Maryland train explosion caused by chemical cargo
Thursday, May 30, 2013
ROSEDALE, Md. (AP) — Train operator CSX Transportation on Wednesday pointed to a hazardous chemical in a rail car as the source of an explosion on a derailed train near Baltimore that sparked a fire, rattled homes and damaged buildings. A company spokesman said officials still weren’t sure what caused the sodium chlorate to explode in the first place, but it ignited another chemical in a second car.
Robert Sumwalt, a member of the National Transportation Safety Board, said investigators were examining evidence on the scene and reviewing train video that shows the collision with a garbage truck led to the derailment and the ensuing fire and explosion.
On Wednesday afternoon, workers were using heavy cranes to move the damaged rail cars, and an excavator was picking up broken pieces of track. The mangled truck lay on its side on the side of the railroad tracks, its contents littering the ground. Next to the track, the corrugated metal walls of a warehouse were bent and warped.
Sumwalt said at a news conference Wednesday that the freight train was traveling 49 mph and that the engineer blew a whistle three times before it collided with the truck around 2 p.m. Tuesday. The whistle on the locomotive was first blown 17 seconds before the collision, Sumwalt said, and it was sounding at the moment of impact.
Surveillance video and a camera mounted on the locomotive show that the garbage truck drove onto the tracks 3 seconds before it was struck. The truck was moving when the train collided with its right rear axle, officials said.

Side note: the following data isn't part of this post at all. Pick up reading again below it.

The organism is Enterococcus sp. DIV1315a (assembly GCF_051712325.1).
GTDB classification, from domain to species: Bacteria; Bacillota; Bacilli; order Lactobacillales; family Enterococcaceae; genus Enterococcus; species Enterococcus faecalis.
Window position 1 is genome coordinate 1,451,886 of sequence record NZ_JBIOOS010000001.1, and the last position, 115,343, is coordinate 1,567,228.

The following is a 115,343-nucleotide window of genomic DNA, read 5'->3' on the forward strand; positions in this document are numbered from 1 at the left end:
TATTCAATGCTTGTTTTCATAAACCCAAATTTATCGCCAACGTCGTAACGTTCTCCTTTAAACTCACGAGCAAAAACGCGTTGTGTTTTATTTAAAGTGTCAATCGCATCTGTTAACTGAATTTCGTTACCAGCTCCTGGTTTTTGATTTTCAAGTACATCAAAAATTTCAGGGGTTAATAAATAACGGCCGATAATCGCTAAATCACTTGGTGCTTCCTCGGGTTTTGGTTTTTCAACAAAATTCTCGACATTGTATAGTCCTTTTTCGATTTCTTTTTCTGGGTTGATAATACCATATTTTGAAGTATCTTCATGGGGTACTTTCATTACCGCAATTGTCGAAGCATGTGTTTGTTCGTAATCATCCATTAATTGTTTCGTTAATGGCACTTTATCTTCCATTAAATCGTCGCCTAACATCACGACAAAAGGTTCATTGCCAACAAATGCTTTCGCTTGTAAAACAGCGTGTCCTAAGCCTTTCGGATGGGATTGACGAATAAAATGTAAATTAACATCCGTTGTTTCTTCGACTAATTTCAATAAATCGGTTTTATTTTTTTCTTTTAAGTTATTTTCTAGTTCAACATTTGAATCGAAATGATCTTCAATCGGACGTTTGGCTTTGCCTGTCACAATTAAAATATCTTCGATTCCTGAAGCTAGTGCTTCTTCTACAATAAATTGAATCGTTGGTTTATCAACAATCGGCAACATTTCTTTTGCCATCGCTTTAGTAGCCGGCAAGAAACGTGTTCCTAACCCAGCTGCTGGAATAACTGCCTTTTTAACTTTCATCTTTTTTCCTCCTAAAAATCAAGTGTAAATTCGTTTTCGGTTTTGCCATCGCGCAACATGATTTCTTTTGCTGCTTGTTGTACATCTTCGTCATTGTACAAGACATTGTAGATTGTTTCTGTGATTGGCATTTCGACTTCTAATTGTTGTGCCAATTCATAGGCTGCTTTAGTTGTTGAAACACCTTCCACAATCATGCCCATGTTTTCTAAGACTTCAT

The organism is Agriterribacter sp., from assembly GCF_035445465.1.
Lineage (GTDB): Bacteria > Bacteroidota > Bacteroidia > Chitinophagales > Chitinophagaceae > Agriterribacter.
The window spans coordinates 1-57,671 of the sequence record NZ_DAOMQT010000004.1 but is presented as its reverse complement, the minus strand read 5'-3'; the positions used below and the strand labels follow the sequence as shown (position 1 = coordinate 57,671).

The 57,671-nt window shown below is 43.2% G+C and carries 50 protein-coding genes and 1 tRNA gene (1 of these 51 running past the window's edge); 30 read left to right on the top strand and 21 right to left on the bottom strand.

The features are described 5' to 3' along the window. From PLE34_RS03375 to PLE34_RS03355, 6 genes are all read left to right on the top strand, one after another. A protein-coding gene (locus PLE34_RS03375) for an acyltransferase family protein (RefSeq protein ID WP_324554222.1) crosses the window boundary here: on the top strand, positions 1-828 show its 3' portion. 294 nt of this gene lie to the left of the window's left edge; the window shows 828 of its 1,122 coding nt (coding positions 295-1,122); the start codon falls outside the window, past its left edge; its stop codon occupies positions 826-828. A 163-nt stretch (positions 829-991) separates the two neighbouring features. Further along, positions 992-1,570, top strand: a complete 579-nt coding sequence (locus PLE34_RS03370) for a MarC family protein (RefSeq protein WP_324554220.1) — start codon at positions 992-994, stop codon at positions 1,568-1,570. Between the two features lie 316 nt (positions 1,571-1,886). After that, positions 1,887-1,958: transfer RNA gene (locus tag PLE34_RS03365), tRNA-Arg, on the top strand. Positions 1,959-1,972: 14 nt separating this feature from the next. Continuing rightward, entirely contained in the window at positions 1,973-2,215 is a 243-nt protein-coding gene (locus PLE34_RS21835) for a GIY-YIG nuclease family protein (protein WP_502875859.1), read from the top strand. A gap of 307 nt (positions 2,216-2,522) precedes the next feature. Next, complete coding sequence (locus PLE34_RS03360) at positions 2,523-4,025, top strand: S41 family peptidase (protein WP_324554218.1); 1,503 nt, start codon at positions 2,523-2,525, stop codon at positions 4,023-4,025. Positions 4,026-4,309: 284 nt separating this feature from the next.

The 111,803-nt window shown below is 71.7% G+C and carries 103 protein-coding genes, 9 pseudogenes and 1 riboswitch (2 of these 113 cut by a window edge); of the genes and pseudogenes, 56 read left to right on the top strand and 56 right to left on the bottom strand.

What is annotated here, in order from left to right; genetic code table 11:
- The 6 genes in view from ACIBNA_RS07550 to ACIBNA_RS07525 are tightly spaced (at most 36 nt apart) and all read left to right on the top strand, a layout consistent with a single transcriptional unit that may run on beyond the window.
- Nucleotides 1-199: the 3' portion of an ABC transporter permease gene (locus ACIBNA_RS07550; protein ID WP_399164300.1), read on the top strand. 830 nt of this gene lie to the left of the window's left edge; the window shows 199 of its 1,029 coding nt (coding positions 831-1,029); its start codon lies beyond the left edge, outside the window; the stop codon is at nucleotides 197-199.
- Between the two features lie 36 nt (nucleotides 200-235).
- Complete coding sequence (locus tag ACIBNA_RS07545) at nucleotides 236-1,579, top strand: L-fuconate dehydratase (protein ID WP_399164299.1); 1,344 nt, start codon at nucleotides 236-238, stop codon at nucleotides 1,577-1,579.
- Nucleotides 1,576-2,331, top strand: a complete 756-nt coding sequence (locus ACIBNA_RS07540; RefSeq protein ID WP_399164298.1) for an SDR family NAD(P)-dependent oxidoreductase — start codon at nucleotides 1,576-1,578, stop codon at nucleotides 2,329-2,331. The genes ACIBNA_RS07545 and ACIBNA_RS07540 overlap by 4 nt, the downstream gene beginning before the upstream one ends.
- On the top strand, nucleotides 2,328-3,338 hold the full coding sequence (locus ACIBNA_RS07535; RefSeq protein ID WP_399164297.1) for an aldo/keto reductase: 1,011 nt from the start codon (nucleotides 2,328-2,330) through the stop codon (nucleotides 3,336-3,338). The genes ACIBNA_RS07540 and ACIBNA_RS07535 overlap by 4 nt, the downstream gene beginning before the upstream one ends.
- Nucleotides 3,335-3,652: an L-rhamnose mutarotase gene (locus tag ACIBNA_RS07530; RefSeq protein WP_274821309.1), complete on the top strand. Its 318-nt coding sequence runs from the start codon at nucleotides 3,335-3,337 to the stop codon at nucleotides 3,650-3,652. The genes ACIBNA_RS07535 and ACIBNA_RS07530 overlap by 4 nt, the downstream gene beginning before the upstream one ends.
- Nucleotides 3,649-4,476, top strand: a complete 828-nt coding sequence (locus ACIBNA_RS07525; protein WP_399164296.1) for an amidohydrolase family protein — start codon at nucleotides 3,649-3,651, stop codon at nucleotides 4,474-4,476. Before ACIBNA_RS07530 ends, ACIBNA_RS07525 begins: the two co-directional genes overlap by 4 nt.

The train driver applied the emergency brakes, and the locomotive came to rest nearly a mile from the collision site, Sumwalt said. Smoke was visible 33 seconds after the collision, and flames were seen 10 seconds after that. But it was more than 5 minutes after the collision that the explosion occurred.
There is dense foliage on either side of the crossing, which is marked with signs but no flashing lights or moving barriers. Sumwalt said investigators would be looking into whether there were any obstructions that limited visibility for drivers using the crossing.
Of the 45 cars on the train, 14 were loaded and 31 were empty. Four were carrying hazardous materials, and of those, three derailed, Sumwalt said.
The chemical that first exploded, sodium chlorate, is highly volatile. The sodium chlorate was in powder form and was being hauled in a covered hopper car. Another chemical burned for nearly 10 hours after the crash.
CSX spokesman Gary Sease said the sodium chlorate was in a derailed car near the front of the train; the blast ignited terephthalic acid in another derailed car.
Among the buildings that sustained the most damage was a training facility for a plumbers and steamfitters union a few hundred yards away from the explosion site. Only a handful of employees were in the building at the time of the blast, and all but one rushed outside to see what had happened. They heard the crash first, followed by the derailment, then saw a plume of smoke.
Sumwalt said late Tuesday that the collision occurred at a private crossing where the only marking was a stop sign, but he backtracked at a news conference Wednesday, saying the crossing was registered with the government and that the agency had to determine whether or not it was private.
The truck driver was hauling a load from his company’s office near the tracks to a location in Baltimore about 6 miles away, the NTSB said. The driver has used that crossing frequently, Sumwalt said.
The driver, 50-year-old John J. Alban Jr., remained in serious condition Wednesday at Shock Trauma in Baltimore, a hospital spokeswoman said. Two CSX workers aboard weren’t hurt.
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